City Clerk Faces Surprise Opposition
Nikiya Dodd leads charge to replace Jim Owczarski with Theodore Lipscomb.
The re-election of the Milwaukee City Clerk is normally a perfunctory affair.
Typically, the individual previously held the job is nominated and the Common Council votes unanimously to confirm them. That’s how it’s gone every four years since 2004, with Deputy City Clerk Jim Owczarski replacing the retiring Ronald D. Leonhardt in 2012.
The apolitical position leads an office of approximately 110 employees that ultimately are controlled by the 15 members of the Common Council.
The vote comes after the council members are sworn in and elect their own president during the charter meeting that kicks off every four-year term. But the council broke custom and publicly sparred over who should serve as President and that divisiveness continued as they moved on to electing the city clerk.
Alderman Mark Borkowski nominated Owczarski to serve a third term and gave a speech praising his accessibility, knowledge and commitment to treating everyone fairly.
Lipscomb, as of yesterday, was no longer a member of the county board having given up his seat in an unsuccessful run for the post of county executive. Dodd had served with Lipscomb from 2010 through 2012. “Just a professional person that can move the city clerk’s office to better management,” said Dodd. Lipscomb, a resident of suburban Glendale, has a degree in architecture from UW-Milwaukee and has worked in real estate development. He attended Dodd’s swearing-in ceremony in 2018 when she was first elected.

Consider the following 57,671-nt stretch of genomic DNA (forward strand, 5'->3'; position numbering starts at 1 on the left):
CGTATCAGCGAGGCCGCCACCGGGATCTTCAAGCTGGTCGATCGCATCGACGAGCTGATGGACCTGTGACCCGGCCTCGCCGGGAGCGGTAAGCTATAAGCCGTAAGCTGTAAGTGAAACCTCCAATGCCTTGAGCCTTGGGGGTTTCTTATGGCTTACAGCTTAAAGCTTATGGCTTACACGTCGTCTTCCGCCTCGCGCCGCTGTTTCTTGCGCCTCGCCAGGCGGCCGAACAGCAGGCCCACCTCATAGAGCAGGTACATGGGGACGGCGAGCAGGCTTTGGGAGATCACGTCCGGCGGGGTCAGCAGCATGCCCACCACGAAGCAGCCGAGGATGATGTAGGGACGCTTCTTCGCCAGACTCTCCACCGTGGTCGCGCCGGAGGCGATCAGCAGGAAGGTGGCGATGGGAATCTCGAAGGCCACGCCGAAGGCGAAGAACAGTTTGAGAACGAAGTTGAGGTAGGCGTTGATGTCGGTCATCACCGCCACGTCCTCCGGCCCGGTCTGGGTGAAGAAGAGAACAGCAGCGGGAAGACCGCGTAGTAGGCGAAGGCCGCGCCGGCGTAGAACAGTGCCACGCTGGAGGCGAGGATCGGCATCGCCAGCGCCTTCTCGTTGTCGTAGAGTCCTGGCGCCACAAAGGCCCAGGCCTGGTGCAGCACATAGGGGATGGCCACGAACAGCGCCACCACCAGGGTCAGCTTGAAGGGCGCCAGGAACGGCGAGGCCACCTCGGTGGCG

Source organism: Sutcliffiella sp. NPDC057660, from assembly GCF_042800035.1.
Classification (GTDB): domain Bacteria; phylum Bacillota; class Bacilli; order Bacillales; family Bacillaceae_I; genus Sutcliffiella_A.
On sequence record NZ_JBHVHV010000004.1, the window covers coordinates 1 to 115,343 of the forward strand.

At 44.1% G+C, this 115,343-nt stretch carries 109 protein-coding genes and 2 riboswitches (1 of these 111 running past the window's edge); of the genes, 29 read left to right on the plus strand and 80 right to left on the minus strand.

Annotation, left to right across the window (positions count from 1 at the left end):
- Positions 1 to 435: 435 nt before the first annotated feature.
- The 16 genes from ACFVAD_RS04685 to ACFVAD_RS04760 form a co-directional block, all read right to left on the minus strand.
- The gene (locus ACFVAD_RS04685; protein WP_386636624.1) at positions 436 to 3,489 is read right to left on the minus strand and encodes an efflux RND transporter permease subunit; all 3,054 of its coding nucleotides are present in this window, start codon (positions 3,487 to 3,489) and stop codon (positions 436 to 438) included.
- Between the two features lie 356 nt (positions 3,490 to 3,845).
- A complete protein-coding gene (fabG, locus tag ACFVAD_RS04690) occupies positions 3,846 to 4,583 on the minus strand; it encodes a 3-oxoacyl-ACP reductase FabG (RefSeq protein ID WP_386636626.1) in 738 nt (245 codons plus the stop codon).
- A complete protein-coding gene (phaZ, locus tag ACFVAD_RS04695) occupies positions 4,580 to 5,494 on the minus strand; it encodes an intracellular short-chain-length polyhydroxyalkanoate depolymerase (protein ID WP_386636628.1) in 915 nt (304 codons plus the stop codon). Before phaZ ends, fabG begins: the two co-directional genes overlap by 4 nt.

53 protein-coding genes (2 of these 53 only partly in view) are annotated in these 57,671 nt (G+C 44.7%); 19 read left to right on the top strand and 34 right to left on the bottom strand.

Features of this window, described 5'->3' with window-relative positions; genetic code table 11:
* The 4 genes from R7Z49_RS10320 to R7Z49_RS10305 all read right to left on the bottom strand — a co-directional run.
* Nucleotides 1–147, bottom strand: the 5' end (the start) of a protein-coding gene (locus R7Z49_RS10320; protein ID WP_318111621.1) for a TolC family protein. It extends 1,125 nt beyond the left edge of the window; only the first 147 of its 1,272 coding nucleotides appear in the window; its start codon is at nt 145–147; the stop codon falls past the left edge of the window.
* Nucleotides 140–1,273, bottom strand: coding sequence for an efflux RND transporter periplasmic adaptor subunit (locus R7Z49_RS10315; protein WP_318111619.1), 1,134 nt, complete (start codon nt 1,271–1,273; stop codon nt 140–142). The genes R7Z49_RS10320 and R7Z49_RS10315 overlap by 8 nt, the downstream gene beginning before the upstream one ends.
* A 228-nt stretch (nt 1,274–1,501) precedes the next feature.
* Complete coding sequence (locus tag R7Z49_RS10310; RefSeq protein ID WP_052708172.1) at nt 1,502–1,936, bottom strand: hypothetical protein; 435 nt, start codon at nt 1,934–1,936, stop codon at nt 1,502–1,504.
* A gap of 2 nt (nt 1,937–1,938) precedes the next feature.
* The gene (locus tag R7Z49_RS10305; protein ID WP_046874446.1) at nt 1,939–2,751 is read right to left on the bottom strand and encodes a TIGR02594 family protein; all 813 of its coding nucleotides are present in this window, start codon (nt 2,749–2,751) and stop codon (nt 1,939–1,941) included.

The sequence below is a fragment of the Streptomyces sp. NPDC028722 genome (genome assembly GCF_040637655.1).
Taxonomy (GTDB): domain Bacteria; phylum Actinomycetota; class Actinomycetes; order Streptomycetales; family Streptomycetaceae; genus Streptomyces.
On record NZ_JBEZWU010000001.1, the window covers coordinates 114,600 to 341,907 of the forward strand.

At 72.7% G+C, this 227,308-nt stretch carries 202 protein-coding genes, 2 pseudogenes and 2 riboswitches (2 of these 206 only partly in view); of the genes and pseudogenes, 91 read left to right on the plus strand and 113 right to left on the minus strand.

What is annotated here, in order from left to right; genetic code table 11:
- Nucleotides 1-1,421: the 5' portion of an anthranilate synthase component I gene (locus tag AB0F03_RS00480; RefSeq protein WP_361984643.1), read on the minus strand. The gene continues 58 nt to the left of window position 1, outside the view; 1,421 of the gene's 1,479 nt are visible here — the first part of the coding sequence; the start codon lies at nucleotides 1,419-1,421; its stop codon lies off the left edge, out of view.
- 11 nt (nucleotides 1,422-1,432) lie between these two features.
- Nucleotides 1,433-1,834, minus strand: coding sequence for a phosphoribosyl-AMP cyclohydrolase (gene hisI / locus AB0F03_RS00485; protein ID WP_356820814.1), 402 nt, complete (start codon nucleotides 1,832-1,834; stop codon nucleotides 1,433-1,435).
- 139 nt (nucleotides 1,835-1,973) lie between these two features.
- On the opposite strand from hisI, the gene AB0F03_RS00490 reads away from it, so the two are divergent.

“Not every member of this body is satisfied with the current City Clerk,” she said.
Dodd said the council did not have to vote on the matter today, which caused differing viewpoints and questions to emerge. Members would typically turn to Owczarski in such a moment, but the clerk didn’t offer any on-the-record guidance to newly-elected Council President Cavalier Johnson or other council members.
The council then moved to vote on their choice for City Clerk, and deputy city clerk Jessica Celella called the roll. Owczarski prevailed over Lipscomb 13 to 1, with Dodd voting for Lipscomb and Coggs abstaining without explanation.
Owczarski will again lead the office for another four years. His charter responsibilities including attending all council meetings, keeping a full record of its proceedings and administrating oaths of office to elected officials and other city appointees. He’s also the head of the city’s television station City Channel, the License’s Division, Municipal Research Center, Historic Preservation Commission staff, Inspector General and Legislative Reference Bureau. Liquor licenses, modifications to historic properties and legislative authoring requests all pass across his desk, as does the occasional esoteric request from a reporter.
According to the city budget, the position is paid $98,392 per year.
If you think stories like this are important, become a member of Urban Milwaukee and help support real, independent journalism. Plus you get some cool added benefits, all detailed here.